What is happening to our urban wetlands?
- A recent WWF India webinar brought together panelists to answer questions about why water bodies in our cities are vanishing, and what the government is doing about it.
Did you know that over half the world’s population currently lives in cities, and that this number is set to grow by 2.5 billion by 2050? And did you know that 35 per cent of that growth is estimated to take place in just three countries? Among those three is India.
What do we need to sustain such populations in urban areas? Wetlands.
Wetlands include but are not limited to rivers and lakes, mangroves, deltas, rice-fields, and even coral reefs. These water bodies form the spine of the life of a city. They are critical for maintaining the water balance of a city, for flood cushioning, for micro-climate regulation and for protecting biodiversity. Not only do they provide food, raw materials, hydropower and more, they also play a part in transport and tourism.
Why then, has the human race, since 1700 AD, been seeing the loss of urban wetlands?
This is what was addressed in a WWF India Nature Matters webinar held last month. The session, titled Healthy Wetlands and Resilient Cities, was the third in an ongoing series of webinars that has been planned as part of the 50th anniversary celebrations of WWF India’s work in nature conservation.
The webinar not only touched upon the importance of wetlands, but also on wetland-centered and wetland-integrated urban planning, moving towards embedding zero loss in wetland areas within cities, the concept of ‘sponge cities’, and more.
A brief background of wetland loss
According to the Global Wetland Outlook, today, wetlands around the world are disappearing three times faster than forests. Social neglect and a bias towards built environments, inherent in urban planning, have brought about a situation that is now dire. In India itself, the NITI Ayog has predicted that 21 cities, including Delhi, Bengaluru, Hyderabad and Chennai, will run out of groundwater in 2020 itself.
During the webinar, the panel moderator, S Vishwanath, who is an urban planner and trustee of the Biome Environmental Trust, said, “Events this year have brought into [sharp] focus the relationship between human health and the health of our ecosystem.”
The webinar was seen as a tremendous opportunity to outline and debate Indian policies that would affect the loss of wetlands, and their conservation, in the future.
Problems, policies and solutions to wetland loss
One of the main problems of protecting urban wetlands is a lack of a strong institutional mechanism when it comes to maintaining these reservoirs of biodiversity in cities. Most of the programs for the revival of lakes in the country do not take a comprehensive approach.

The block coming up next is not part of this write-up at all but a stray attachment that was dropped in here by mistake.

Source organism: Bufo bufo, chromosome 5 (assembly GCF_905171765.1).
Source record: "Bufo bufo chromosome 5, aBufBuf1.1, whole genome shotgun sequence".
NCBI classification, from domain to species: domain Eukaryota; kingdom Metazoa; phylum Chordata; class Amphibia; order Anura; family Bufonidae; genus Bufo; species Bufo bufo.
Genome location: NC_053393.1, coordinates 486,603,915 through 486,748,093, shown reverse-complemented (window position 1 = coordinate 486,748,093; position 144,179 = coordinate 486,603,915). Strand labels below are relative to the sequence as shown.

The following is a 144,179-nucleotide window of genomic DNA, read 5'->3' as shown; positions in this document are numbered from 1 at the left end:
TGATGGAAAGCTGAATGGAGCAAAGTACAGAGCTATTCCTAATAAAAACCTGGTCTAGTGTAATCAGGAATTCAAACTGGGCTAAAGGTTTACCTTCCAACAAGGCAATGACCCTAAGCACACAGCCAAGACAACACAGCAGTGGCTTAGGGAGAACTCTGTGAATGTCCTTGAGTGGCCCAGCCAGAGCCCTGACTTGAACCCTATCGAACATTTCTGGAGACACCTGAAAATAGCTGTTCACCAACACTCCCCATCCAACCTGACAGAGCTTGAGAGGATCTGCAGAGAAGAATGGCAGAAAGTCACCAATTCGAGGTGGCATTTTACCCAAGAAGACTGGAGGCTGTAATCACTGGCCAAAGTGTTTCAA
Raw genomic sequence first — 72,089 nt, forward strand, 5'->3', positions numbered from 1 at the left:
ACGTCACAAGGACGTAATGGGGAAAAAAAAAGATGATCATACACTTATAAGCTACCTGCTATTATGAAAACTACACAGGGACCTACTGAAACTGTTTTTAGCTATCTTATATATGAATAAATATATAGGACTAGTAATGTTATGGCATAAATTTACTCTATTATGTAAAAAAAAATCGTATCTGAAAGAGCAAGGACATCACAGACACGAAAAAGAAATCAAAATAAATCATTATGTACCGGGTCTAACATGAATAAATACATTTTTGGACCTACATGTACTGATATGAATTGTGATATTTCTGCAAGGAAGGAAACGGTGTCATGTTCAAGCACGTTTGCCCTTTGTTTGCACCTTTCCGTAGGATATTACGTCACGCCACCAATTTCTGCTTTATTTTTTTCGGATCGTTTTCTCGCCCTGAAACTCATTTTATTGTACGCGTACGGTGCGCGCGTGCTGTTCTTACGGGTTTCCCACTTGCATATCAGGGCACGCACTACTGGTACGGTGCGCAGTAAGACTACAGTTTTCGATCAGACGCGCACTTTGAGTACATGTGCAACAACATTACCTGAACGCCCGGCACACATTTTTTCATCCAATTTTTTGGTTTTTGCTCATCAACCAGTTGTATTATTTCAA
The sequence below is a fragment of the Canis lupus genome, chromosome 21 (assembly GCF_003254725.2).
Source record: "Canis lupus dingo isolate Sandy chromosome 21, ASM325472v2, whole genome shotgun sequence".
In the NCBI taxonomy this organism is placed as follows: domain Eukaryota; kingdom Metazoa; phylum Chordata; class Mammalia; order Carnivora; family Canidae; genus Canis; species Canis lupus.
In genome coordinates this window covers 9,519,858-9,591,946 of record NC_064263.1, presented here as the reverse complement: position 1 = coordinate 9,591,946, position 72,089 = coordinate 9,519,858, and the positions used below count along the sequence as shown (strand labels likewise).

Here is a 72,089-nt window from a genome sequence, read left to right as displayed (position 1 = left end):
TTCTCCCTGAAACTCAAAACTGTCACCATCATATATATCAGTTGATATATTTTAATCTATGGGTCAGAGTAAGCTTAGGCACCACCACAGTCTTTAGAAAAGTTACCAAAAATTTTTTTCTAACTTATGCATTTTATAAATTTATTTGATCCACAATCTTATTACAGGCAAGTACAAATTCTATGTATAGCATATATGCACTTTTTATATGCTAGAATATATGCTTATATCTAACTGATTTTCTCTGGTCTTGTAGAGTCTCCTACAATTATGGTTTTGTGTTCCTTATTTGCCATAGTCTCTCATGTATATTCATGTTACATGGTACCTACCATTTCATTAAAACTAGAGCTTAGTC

India will see 416 million people join the present urban dwelling population by 2050 and as a corollary to this, sustainable development problems will be concentrated in urban areas. This was corroborated by Prof KT Ravindran, former head, Urban Design and School of Planning and Architecture, Delhi, who also spoke about the second main problem affecting wetlands — the climate crisis facing the world.
However, Vishwanath highlighted that citizens across India have been coming forward to stop further degradation of water bodies in urban areas. But he added that they “need to be integrated with planning and governance in order to manage the wetland crises in the country.”
In India, Dr Madhu Pandey, Joint Secretary, Ministry of Environment, Forest and Climate Change, GOI, explained the local context in which the Ramsar Convention could be implemented. She shared that water is a state subject in India and therefore, in 2017, state wetland authorities were created to handle the crisis.
Aligning with global assessment and guidelines
New measures are being taken to create new urban wetlands that are in harmony with existing structures in the city. India’s neighbours, Sri Lanka and China, initiated programs for the preservation of their wetlands several years ago and are now successfully managing their wetland crises in their cities by integrating with the global movement. The Chinese government collaborated with Dr Matthew Simpson, yet another panelist at the webinar and president of the Society of Wetland Scientists, Europe Chapter, to address the concerns of its wetland health.
India, too, has recently begun policy and planning initiatives across the country, following the guidelines outlined in the Ramsar Convention. The Indian environment ministry’s current guidelines include, among other points, helping states prepare a comprehensive list of wetlands and delineating them, developing a list of activities that will be regulated and permitted, and coming up with an integrated management plan for wetlands.
What is now required is a comprehensive movement to ensure strong links as networks emerge to combat wetland loss and ensure healthy cities across the globe.
Nupur is a writer with 100 issues to learn and dream about. She chooses to write about harmony between nature and human ecologies when she is not pursuing other issues, or strumming the guitar for new songs.